I am not sure that Shenoute ever explicitly called himself a prophet, but others have used the label for him frequently. What have they meant in doing so? Already in antiquity Shenoute’s first biographers called him a prophet. To be sure, disciples and admirers of other monks called their heroes prophets or compared them to the biblical prophets,” but this fact does not obviate an analysis of what followers of Shenoute in particular meant by this title.
The Bohairic Life repeatedly refers to Shenoute simply as ‘the prophet’. The boy Shenoute’s relationship to Pcol, the founder of the White Monastery, recalls that of the young Samuel to Eli, and Pcol receives miraculously Elijah’s mantle to place upon his young charge. Shenoute, we are told, performed ‘signs’ just as the prophets and apostles did. Like the prophets of ancient Israel, Shenoute advocates in behalf of the poor and the captive, destroys idols and confronts their worshipers, and even helps military leaders defeat barbarians by lending them a leather belt.
These implicit and explicit strategies of biblical typology conforms Shenoute’s world to that of the Bible and confirm that Shenoute was a prophet,” But the heart of Shenoute’s prophetic identity in the Life is his visionary gift: Shenoute sees and knows more than ordinary people. Divine and heroic beings appear regularly to give messages to Shenoute or simply to talk to him, including the Virgin Mary, Jeremiah, Ezekiel, David (‘the prophet’), and Jesus himself. When people doubt that Shenoute is a prophet, it is his clairvoyant knowledge that persuades them. For example, a man leaves some gold with a friend and goes to test the character of Shenoute, who promptly reveals his knowledge of the plot, including the very words that the man said to his friend. The man proclaims, “Truly, I know today that there is a prophet in this monastery, just as I have seen it with my own eyes”. A young monk named John, scoffs when his master calls Shenoute a prophet, saying, “In truth, he does not even know what he ate this evening!” Shenoute later seizes the doubting monk and warns, “Truly, John, Shenoute does not know what he ate this evening, but on the Day of Judgment, this miserable body which is now talking to you will sit down with the apostles to judge with them.” John throws himself down before Shenoute and begs for forgiveness.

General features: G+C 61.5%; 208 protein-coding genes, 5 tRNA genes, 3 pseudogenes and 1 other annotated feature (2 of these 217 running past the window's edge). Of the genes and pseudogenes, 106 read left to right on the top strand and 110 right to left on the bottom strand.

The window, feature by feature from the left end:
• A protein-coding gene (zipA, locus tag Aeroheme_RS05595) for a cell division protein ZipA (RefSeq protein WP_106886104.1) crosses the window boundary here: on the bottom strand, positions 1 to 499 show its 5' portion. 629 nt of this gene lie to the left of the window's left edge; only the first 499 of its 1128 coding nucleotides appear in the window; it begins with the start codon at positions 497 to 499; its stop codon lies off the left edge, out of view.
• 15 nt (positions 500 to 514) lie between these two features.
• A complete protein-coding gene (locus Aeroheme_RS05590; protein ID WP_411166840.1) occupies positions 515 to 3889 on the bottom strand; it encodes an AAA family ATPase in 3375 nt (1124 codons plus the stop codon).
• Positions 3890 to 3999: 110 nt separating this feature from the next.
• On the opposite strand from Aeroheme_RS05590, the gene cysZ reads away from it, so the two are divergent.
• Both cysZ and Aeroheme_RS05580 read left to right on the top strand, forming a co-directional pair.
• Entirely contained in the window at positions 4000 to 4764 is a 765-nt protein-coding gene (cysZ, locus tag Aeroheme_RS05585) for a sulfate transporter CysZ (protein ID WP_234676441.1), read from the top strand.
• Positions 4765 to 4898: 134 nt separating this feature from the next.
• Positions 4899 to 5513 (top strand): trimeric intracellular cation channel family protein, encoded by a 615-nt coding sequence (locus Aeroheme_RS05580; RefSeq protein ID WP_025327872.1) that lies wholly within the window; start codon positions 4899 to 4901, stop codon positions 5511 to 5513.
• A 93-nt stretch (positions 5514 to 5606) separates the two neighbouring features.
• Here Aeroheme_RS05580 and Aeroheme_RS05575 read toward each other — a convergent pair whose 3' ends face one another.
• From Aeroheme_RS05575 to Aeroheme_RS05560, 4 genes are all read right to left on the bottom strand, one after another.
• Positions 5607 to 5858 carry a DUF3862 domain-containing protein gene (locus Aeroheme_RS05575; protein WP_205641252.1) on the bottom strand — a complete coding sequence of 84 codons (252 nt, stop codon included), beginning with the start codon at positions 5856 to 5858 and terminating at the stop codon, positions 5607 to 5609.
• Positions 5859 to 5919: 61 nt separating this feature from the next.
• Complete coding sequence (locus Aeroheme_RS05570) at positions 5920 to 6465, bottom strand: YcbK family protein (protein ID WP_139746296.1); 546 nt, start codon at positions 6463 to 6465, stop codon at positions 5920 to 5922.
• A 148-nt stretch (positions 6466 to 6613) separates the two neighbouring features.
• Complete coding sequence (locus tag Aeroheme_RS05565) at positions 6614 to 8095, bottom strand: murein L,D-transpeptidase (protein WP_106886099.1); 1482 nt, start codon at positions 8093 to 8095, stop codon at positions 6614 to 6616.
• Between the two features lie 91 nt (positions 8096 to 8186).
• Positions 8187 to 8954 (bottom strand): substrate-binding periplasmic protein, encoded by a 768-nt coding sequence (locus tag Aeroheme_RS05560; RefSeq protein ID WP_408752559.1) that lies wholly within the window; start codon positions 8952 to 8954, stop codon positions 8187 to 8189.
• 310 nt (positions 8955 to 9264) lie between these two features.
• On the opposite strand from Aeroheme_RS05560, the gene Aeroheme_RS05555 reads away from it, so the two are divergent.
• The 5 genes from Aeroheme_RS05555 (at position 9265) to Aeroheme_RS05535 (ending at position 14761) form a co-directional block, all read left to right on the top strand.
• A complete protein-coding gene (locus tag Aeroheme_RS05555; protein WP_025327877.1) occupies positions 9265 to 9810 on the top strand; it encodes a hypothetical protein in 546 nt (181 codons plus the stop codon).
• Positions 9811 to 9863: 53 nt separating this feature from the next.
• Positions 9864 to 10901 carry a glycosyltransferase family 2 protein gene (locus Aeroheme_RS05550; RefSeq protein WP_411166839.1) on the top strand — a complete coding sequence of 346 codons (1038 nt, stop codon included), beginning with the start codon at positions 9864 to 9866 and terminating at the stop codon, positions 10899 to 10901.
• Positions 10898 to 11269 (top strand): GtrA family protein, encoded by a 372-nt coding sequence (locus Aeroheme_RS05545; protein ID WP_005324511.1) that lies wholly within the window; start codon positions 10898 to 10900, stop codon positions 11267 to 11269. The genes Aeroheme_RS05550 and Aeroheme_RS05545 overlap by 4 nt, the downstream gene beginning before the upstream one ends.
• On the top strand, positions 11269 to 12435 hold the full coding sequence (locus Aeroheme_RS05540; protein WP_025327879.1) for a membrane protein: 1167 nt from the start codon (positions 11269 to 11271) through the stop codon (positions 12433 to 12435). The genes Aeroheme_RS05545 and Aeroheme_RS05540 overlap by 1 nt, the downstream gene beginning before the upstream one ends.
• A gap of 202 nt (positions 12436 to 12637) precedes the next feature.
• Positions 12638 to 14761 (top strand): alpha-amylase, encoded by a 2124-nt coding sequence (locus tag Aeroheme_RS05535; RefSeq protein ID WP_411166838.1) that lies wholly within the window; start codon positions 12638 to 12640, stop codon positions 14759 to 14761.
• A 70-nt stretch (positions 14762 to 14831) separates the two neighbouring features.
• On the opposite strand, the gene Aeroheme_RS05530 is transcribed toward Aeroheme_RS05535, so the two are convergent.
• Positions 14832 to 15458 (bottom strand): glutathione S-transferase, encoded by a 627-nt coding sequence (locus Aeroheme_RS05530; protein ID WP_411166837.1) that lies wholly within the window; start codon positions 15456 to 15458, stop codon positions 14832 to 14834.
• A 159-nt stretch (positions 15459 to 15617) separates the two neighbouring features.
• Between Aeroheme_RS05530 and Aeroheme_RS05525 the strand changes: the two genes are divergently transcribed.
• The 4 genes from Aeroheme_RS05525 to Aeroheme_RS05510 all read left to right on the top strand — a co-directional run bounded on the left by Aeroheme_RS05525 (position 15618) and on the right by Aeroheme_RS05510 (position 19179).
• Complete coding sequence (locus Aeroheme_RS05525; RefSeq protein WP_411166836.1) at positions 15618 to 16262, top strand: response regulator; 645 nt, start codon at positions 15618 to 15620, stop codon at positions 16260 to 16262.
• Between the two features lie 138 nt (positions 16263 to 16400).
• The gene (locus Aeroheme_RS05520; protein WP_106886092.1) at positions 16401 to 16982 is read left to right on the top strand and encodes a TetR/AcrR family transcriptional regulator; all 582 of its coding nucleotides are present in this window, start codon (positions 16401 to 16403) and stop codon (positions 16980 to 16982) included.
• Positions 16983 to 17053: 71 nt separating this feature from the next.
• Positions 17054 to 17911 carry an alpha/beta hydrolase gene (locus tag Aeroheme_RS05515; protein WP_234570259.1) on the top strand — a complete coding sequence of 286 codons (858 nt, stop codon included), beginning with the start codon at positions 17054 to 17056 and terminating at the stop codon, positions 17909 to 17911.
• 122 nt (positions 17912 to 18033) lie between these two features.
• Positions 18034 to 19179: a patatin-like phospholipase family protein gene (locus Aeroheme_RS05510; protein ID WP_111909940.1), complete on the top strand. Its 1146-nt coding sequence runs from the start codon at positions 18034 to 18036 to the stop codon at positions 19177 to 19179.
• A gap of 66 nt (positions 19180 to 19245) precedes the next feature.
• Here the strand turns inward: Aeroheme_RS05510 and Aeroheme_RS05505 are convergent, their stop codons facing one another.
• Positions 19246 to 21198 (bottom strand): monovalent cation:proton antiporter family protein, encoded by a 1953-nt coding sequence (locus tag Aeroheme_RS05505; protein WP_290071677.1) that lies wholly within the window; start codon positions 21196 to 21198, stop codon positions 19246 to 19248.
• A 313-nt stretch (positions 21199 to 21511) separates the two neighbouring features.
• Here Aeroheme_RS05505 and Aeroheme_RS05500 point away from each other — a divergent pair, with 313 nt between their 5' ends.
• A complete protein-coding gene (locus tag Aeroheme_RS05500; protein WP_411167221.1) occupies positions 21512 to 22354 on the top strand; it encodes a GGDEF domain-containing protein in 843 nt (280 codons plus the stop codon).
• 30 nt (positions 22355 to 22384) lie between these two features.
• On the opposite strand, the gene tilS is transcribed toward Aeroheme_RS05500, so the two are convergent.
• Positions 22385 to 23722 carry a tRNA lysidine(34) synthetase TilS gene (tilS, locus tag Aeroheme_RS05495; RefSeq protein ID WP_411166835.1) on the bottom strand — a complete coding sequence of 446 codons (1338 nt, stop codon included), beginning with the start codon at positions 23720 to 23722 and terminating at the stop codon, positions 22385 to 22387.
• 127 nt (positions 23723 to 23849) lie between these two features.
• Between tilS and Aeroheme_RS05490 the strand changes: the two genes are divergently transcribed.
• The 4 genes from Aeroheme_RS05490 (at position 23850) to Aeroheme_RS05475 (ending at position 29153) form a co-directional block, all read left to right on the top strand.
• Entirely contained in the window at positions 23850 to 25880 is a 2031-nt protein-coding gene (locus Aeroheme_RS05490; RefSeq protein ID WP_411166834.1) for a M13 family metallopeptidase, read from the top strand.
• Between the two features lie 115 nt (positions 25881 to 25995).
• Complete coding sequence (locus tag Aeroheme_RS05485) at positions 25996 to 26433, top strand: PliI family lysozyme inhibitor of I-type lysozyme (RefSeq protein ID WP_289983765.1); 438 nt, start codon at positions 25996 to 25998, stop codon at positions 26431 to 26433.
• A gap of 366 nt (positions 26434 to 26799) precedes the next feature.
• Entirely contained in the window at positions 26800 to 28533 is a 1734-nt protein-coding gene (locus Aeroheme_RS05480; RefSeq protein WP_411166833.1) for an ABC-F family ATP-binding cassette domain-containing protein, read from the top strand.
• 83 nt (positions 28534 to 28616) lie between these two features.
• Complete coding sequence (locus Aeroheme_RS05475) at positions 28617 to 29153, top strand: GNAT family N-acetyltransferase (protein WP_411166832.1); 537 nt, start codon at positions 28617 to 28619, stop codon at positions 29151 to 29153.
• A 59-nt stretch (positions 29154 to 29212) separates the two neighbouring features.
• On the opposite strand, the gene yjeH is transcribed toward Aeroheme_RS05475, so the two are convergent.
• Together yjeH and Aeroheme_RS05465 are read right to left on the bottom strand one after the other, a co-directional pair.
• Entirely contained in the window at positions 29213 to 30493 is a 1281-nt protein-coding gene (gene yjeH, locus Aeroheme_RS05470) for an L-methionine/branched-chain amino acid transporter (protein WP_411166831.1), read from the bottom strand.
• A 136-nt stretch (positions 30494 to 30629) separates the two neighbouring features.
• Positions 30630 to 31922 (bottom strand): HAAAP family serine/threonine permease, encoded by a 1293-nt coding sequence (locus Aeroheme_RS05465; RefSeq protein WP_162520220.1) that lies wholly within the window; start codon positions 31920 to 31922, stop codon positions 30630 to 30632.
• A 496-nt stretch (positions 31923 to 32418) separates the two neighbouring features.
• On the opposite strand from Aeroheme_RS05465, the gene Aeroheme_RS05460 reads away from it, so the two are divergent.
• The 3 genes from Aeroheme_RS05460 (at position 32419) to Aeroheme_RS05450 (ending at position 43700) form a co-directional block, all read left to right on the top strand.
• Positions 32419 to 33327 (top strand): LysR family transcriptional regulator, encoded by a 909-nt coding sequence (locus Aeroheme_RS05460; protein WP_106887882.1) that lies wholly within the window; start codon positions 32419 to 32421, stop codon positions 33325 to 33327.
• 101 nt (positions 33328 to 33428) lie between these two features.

It is not merely that Shenoute knows what people are thinking or have said when he was not present, but Shenoute knows the sins that they have committed. And so on a visit to Constantinople, Shenoute knows when the monks who are accompanying him complain of thirst, but more importantly he refuses to bless a prominent senator in the presence of the emperor, asking, “Do you want me to give my hand to a man who defiles the temple of God with his abominable works?” The emperor “glorified God and his holy prophet apa Shenoute”. Ironically in light of the incident with which I began, Shenoute reveals the identity of the thieves who ransacked the house of a wealthy businessman.
Despite the historical Shenoute’s protest to the contrary, the Life clearly thinks that he was in fact ‘that kind of person’. The Life is not shy about its claims for Shenoute’s knowledge: “When he was in his monastery, he would see a multitude of sins being committed throughout the whole world, and of those who came to him, he used to know all that they had thought and done. He would therefore pray for them all, so that they might be saved and find mercy at the tribunal of Christ”.
Shenoute preaches repentance on earth and intercedes for sinners at the divine court? Exposing sins, pronouncing judgment, interceding with Christ, as well as helping people with practical problems – these are the tasks of the prophet Shenoute, made possible by his clairvoyance, according. to the Life of Shenoute.